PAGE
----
Unknown complications hold up Edison Village loan

Delay in acquiring $70 million construction loan keeps Edison Village redevelopment halted

WEST ORANGE, NJ — DGP Urban Renewal LLC — the entity consisting of Dune Real Estate Partners, Greenfield Partners and Prism Capital Partners — still has not closed on the $70 million construction loan it is seeking to fund the Edison Village redevelopment project, which means the property transfer from Prism to Dune has yet to take place and the August 2015 redevelopment agreement granting the right, title and interest in the project to Dune remains unexecuted.

Township business administrator Jack Sayers confirmed to the West Orange Chronicle that the loan has not been obtained as of press time Jan. 19, which he said probably means DGP and its lender are still working out some issues. Sayers said the township’s redevelopment counsel has not told him what those issues might be, and he does not know when the loan will be closed.

Prism Principal Partners Eugene Diaz and Edwin Cohen did not respond to a request for comment. Representatives from Dune did not responded to requests for comment either.

One matter that is no longer tying up the loan is the right-of-way located near 66 Main St., which Sayers said at the Jan. 5 West Orange Township Council meeting was an issue that might hold up progress. At its Jan. 13 meeting, the Essex County Board of Chosen Freeholders passed a resolution adjusting the lot line by granting DGP a quitclaim deed relinquishing all right, title and interest in the 505 square feet of county-owned land created by the right-of-way for the nominal fee of $1. The resolution stated that the parcel was not needed for public use.

But even with that issue resolved, the fact that the loan has not yet been obtained may be frustrating to township officials and residents alike who hope to see the mixed-use project — approved in 2006 — finally get off the ground. On Aug. 11, 2015, the council thought it was moving in the right direction by approving a redevelopment agreement bringing Dune and its $35 million infusion of new capital into the fold, only to learn three months later that Dune had never signed the document. In fact, the real estate investment firm made it clear that it will only sign the agreement after it receives a $70 million construction loan the newly formed DGP entity is seeking, at which time the property transfer between Prism and Dune will also be completed.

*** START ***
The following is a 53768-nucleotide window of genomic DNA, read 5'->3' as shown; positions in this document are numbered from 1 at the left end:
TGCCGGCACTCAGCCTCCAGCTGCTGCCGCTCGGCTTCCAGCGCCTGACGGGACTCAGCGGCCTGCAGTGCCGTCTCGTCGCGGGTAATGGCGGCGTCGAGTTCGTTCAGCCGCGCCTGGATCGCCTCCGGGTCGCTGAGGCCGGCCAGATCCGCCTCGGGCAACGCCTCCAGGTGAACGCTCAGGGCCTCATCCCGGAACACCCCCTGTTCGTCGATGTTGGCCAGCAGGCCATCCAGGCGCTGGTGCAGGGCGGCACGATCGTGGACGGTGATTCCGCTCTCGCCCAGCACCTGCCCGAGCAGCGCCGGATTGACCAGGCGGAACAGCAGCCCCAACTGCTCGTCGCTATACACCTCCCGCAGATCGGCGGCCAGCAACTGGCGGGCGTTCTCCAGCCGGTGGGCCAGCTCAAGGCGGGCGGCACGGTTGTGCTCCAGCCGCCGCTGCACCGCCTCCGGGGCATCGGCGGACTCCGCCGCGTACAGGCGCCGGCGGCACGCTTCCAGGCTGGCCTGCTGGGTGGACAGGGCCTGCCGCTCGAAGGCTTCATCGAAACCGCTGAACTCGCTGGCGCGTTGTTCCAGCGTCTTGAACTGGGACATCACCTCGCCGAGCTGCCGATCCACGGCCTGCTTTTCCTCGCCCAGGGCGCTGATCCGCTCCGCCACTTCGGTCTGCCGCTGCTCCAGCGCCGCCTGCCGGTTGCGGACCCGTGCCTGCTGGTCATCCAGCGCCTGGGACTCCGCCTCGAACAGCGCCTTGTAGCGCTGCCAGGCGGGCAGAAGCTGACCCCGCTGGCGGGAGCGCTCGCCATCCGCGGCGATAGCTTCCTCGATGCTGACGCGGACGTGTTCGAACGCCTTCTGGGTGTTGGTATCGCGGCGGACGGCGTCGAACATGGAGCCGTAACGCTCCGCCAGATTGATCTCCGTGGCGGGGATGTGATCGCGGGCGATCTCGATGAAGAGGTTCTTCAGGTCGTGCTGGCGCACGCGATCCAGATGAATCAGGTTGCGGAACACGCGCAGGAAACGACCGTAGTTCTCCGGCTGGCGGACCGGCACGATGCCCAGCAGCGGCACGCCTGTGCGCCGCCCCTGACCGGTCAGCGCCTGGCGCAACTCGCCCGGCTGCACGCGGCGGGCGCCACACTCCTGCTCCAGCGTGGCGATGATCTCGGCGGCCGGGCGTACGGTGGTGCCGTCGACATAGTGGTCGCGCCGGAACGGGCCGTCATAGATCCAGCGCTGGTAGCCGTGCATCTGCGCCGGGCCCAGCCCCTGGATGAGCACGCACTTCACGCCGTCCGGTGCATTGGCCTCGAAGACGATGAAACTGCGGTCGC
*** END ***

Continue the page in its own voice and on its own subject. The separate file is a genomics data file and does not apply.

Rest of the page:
And though Diaz told the council at its Oct. 27, 2015, meeting that the loan would likely be obtained within the next 60 days, more than 80 days later that estimate has been proven wrong.

But the township has not lost hope, with Mayor Robert Parisi telling the Chronicle that the administration is supporting the process in any way it can.

“The town is trying to help by providing any items that need to come from the township,” Parisi said in a Jan. 15 phone interview. “We’re working with them and hopefully can ensure that they close soon.”